West J Nurs Res. 2024 Mar;46(3):192-200. doi: 10.1177/01939459241228687. Epub 2024 Feb 11.
BACKGROUND: Understanding the relationship between mental health and COVID-19 prevention practices is crucial but challenging considering COVID-19’s impact on mental well-being. Liberia, a West African country, had well-documented rates of depression and anxiety prior to COVID-19. Liberia responded aggressively to COVID-19 while case counts remained low; thus, it is an ideal setting to study the relationship of mental health and COVID-19 prevention practices.
METHODS: A validated cross-sectional survey was administered to 250 randomly selected residents of Montserrado county, Liberia in June 2021, asking about their mental health and adherence to COVID-19 prevention practices. The survey included the Generalized Anxiety Disorder-7 and the Patient Health Questionnaire-9 to assess for anxiety and depression, respectively. Responses were analyzed using Spearman correlation and regression.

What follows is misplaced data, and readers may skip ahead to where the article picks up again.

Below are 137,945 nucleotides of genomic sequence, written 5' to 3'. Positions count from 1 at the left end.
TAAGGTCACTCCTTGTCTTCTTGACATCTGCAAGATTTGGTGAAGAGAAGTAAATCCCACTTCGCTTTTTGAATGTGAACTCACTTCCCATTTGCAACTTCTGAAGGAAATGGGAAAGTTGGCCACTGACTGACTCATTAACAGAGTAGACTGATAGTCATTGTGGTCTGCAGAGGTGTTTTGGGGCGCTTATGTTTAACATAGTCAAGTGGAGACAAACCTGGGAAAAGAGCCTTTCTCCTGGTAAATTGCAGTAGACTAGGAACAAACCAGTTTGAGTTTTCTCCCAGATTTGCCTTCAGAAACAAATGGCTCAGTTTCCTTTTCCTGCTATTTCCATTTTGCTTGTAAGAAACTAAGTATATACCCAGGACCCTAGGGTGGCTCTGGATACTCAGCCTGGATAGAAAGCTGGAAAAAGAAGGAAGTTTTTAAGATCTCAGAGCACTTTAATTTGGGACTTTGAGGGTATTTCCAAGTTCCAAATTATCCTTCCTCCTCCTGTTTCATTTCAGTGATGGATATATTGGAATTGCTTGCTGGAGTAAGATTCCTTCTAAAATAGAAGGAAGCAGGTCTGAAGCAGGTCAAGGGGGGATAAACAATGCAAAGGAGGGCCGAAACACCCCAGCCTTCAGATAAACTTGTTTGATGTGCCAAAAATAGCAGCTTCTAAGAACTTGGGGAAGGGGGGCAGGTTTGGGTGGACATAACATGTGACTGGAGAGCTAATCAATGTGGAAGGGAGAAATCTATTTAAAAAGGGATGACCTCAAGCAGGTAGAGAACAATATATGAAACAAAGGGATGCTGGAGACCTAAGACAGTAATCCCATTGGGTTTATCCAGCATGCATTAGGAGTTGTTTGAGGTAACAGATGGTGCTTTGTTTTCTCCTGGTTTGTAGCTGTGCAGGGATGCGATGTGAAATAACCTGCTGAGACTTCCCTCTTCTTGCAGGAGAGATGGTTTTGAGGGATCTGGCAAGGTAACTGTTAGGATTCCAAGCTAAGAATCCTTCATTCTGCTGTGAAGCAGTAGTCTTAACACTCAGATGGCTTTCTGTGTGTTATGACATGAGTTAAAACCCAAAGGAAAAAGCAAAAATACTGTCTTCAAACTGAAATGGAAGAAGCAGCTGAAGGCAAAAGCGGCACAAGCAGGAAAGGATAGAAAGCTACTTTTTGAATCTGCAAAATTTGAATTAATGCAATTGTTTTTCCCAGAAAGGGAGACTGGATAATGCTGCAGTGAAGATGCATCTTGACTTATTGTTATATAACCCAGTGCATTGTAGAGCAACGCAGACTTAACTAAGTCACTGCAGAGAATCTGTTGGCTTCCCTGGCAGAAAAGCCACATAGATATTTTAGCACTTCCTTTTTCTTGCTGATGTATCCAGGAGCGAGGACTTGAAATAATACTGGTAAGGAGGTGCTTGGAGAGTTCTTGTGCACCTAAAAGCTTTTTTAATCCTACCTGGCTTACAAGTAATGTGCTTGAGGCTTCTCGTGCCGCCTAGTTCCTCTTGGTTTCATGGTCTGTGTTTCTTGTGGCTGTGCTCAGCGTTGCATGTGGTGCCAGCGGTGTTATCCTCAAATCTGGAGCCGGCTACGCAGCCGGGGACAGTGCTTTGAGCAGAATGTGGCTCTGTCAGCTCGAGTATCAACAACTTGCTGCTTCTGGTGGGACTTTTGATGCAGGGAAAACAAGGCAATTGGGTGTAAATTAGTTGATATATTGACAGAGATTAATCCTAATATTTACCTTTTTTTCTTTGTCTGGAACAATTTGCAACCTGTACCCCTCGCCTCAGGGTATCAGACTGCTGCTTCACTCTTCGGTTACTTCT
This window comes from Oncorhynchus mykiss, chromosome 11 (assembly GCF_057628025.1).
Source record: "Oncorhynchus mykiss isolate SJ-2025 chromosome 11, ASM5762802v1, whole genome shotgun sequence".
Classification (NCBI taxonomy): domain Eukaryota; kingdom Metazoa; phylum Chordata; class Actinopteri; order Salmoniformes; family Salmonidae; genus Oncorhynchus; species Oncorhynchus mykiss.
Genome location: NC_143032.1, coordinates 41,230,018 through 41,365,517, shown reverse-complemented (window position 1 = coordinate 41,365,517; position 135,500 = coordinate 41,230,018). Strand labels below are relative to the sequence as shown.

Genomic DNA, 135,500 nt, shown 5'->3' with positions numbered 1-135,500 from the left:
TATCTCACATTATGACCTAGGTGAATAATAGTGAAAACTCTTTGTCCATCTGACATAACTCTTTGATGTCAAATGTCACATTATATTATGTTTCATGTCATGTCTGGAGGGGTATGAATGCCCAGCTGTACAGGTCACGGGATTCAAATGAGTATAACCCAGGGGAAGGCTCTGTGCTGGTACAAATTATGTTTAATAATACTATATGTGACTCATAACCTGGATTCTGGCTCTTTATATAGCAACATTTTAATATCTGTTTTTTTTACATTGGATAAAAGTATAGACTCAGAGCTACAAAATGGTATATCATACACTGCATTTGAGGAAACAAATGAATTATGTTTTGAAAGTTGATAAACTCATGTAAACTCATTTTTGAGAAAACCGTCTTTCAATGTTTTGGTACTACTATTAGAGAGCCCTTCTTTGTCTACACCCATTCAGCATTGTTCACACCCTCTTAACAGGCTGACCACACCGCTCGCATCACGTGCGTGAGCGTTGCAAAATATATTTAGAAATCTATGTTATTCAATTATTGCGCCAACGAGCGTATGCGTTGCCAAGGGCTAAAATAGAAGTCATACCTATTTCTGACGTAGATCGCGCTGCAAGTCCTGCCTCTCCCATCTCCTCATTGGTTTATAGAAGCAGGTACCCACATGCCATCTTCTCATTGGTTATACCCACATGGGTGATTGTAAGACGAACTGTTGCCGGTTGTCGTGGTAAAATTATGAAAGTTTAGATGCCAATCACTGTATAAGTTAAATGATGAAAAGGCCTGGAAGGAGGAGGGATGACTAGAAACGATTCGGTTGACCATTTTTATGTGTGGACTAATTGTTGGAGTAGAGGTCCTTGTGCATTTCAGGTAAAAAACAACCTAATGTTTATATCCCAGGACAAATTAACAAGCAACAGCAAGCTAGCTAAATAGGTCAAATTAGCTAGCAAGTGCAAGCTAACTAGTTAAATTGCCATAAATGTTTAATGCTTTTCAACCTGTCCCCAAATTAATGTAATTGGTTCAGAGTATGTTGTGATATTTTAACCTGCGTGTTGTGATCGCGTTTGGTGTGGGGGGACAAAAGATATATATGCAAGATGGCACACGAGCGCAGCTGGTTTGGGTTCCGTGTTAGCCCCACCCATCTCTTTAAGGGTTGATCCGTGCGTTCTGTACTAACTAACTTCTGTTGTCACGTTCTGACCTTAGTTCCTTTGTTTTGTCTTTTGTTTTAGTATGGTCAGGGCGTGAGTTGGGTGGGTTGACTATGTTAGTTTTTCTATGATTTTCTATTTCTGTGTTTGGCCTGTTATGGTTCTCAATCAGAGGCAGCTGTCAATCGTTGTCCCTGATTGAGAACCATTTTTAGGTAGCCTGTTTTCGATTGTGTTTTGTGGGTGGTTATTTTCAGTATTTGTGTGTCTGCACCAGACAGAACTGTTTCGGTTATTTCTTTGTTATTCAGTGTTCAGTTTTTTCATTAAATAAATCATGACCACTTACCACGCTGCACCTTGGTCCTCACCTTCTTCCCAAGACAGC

RESULTS: Scores indicative of depression were present in 43% (95% confidence interval [CI]: 37-49) of participants; scores indicative of anxiety were present in 41% (95% CI: 34-47). Self-reported adherence to COVID-19 prevention practices was middling and varied greatly by behavior. Higher scores for depression and anxiety were significantly associated with lower adherence to COVID-19 prevention practices.
CONCLUSIONS: Results indicate that while the spread of COVID-19 has certainly affected mental health, it is likely that pre-existing mental health conditions affected the spread of COVID-19 through lower adherence to prevention practices. Policymakers should consider investing in mental health services as an important step in managing future epidemics, and the needs of people with poor mental health when designing epidemic responses, particularly in low-income countries where the burdens of adherence are likely to be greater.